Alli Studnick here, writing from the OSU Extension office in Benton County. Since my last blog I have been doing more than just testing water at local farmers markets. Weeks back, the Yamhill 4-H Agent contacted me and asked if I was interested in doing herdsmanship judging for their county fair at the beginning of August. I agreed and spent three days at the fair judging herdsmanship and then also judging the swine master showmanship rounds, too. It was a lot of fun going to a fair I have never been to before. I learned a lot about how much 4-H agents do, all the coordination, and how they deal with all the things that might not go as planned during a county fair. I also realized I might not be cut out to be a 4-H coordinator like I thought … they definitely don’t have the easiest job!  

During that same week I also did nitrate testing at the Stayton Farmers Market. I did 45 tests, drove close to 200 miles, and worked almost 13 hours. I have never been so tired in my life, but now that I look back on it, I am glad I experienced a day like that because the life of an Extension agent isn’t just an 8-to-5 day. 

Three weeks ago we went to Polk County to help with their Cultivating tent at the Polk County Fair. This was the week of the extreme heat so it was hot, but it was really fun to see the kids making bracelets and painting rocks, and the adults grabbing flyers and brochures about all the important things like taking care of streams and rivers, where to test your soil and water, and much more! Again, it was awesome to attend another county fair and learn more about how the different counties in Oregon do things when it comes to the fair.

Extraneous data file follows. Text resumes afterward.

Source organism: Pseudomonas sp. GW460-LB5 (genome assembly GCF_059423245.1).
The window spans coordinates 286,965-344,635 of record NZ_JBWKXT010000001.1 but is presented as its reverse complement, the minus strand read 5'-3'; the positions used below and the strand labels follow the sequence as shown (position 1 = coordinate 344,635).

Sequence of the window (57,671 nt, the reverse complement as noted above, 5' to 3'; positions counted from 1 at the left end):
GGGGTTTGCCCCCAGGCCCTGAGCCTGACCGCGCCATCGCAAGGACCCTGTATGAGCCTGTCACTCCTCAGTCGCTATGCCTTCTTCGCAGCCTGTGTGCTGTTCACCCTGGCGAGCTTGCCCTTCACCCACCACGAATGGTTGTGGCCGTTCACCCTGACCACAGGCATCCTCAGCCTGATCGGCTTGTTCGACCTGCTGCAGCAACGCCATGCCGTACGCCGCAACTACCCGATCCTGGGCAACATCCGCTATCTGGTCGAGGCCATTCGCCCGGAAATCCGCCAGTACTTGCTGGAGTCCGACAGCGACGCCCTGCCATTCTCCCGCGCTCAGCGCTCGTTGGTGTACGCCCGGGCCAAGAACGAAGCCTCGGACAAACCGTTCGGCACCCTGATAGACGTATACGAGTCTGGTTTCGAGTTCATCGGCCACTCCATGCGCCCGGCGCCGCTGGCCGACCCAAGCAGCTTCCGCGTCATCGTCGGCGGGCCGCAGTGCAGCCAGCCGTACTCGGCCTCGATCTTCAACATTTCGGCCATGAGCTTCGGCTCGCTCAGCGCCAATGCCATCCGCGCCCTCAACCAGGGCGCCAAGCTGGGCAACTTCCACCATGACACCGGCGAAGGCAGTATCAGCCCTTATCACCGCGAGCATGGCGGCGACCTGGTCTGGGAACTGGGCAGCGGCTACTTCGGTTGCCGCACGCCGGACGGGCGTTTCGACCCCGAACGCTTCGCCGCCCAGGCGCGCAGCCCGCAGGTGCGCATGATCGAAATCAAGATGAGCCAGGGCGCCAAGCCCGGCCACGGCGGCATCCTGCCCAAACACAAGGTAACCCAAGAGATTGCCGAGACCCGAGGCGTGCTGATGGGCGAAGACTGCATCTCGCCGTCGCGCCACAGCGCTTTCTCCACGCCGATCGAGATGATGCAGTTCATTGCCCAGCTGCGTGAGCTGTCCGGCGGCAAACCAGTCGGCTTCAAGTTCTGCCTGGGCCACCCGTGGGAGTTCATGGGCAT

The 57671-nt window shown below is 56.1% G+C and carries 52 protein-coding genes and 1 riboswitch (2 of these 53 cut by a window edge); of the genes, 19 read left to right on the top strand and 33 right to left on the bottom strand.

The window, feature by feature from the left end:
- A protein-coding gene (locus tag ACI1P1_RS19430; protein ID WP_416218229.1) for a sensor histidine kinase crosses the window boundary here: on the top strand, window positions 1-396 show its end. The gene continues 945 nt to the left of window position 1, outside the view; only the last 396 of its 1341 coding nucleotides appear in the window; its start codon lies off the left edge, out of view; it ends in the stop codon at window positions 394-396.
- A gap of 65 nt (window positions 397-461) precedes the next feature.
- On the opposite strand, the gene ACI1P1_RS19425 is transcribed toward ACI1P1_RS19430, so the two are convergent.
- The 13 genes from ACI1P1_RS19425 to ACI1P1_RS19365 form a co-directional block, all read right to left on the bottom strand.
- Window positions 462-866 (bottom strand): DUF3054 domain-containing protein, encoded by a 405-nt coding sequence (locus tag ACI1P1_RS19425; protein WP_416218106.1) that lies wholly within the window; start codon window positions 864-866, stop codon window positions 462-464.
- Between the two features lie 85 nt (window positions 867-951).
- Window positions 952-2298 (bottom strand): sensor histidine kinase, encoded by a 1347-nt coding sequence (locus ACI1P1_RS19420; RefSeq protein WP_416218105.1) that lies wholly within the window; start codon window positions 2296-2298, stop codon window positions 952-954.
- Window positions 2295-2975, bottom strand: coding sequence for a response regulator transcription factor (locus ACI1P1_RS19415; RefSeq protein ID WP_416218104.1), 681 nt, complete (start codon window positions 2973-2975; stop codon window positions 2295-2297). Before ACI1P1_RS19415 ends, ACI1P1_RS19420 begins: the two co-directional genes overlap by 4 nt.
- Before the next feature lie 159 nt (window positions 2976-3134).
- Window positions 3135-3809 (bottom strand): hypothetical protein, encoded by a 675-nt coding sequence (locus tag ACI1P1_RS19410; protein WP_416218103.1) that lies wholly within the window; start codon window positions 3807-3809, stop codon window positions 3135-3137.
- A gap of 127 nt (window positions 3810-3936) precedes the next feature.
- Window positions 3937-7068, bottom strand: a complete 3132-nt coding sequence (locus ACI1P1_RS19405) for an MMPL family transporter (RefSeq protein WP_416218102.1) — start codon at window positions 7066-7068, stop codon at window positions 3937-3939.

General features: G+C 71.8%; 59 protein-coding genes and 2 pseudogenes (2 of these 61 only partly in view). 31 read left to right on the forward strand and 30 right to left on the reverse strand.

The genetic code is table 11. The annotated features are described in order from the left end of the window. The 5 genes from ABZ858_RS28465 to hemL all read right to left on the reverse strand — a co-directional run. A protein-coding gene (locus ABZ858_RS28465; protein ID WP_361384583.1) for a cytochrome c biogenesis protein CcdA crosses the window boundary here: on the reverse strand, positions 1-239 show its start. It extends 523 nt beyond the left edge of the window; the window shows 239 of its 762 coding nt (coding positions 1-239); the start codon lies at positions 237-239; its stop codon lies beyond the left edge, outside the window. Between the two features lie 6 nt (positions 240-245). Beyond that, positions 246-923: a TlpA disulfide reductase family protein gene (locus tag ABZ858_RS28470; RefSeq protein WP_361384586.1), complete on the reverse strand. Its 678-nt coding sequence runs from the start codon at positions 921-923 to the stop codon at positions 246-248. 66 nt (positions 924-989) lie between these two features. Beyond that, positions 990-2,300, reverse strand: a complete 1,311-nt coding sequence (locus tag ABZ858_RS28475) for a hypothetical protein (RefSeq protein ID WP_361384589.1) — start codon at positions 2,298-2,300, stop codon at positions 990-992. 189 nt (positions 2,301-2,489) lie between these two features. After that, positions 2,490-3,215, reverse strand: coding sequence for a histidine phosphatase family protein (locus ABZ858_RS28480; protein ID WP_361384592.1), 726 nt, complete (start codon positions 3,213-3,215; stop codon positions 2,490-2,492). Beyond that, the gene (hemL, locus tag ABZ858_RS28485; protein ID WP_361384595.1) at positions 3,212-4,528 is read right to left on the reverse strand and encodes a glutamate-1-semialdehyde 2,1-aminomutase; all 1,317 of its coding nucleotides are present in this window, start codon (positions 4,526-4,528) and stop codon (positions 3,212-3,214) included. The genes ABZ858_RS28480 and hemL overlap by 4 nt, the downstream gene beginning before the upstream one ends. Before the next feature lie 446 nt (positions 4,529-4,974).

Judging at the Yamhill County Fair.
Judging at the Yamhill County Fair.

One thing I seem to forget often is that not all the people who come to Extension with questions are landowners, farmers, ranchers, and small farm owners. But they also teach the people who don’t have acreage or livestock. The people who want to learn about how they can provide habitat for native pollinators or learning about what to do if there was to be a wildfire, or if someone wants to learn how to can fruits and vegetables. OSU Extension provides classes for almost everything you can think of, and they are available to more than just rural residents. Which is the one thing I want people to know about OSU Extension. These people are here to help and to bring a smile to your face. To answer your calls and emails, or any questions you might have. Whether you live on thousands of acres or just a small lot in town, use your local Extension offices to your advantage, they are always there to lend a helping hand.  

This job revolves around service, and you can tell that the employees just want to help people and many of them jump head-first to do so. I have learned that to be an Extension agent you have to have stamina but good pacing because it’s not a race, it’s a marathon! It is so easy to go all in, and really tire yourself out quickly. I can now see why Extension faculty have a hard time with work-life balance. I also understand why people stay in this career for so long, because they enjoy their communities, the people in them, and making a difference. Which is why Extension is so special to me.